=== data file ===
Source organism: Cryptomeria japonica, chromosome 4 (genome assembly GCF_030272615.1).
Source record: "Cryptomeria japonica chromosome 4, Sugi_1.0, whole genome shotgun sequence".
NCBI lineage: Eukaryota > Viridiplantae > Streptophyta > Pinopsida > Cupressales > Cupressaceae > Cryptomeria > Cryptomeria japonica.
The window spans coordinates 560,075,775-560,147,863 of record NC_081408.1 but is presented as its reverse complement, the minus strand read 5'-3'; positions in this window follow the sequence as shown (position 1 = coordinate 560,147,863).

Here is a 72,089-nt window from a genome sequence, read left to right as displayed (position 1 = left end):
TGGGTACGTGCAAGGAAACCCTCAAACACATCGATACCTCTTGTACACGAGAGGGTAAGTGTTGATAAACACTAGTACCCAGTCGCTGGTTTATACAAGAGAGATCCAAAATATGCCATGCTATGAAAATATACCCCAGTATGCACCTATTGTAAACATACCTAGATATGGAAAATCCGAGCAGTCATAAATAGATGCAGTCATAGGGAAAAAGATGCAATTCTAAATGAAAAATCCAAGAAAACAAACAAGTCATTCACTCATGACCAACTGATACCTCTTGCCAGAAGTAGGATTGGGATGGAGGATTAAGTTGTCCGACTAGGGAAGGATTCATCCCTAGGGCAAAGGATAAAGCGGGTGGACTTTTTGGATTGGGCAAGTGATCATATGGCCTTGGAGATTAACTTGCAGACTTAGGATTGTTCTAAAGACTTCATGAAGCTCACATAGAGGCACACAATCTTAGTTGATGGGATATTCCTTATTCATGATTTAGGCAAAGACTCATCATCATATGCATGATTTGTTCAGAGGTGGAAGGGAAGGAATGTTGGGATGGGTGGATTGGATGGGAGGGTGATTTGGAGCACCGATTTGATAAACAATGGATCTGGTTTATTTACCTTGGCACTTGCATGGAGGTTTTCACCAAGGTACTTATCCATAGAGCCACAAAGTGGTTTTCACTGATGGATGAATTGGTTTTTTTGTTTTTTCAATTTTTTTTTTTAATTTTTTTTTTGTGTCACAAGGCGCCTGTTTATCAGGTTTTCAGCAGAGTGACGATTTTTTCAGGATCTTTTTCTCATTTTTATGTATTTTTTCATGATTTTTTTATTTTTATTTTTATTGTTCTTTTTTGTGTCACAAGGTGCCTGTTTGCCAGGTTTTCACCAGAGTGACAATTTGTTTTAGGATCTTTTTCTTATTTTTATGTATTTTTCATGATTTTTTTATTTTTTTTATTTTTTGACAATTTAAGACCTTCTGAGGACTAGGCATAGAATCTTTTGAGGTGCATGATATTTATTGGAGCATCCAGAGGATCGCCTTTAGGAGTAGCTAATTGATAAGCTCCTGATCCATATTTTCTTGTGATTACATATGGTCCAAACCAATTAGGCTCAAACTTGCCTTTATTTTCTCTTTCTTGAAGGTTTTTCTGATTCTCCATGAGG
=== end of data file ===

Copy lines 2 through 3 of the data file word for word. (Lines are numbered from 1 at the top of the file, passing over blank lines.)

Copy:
Source record: "Cryptomeria japonica chromosome 4, Sugi_1.0, whole genome shotgun sequence".
NCBI lineage: Eukaryota > Viridiplantae > Streptophyta > Pinopsida > Cupressales > Cupressaceae > Cryptomeria > Cryptomeria japonica.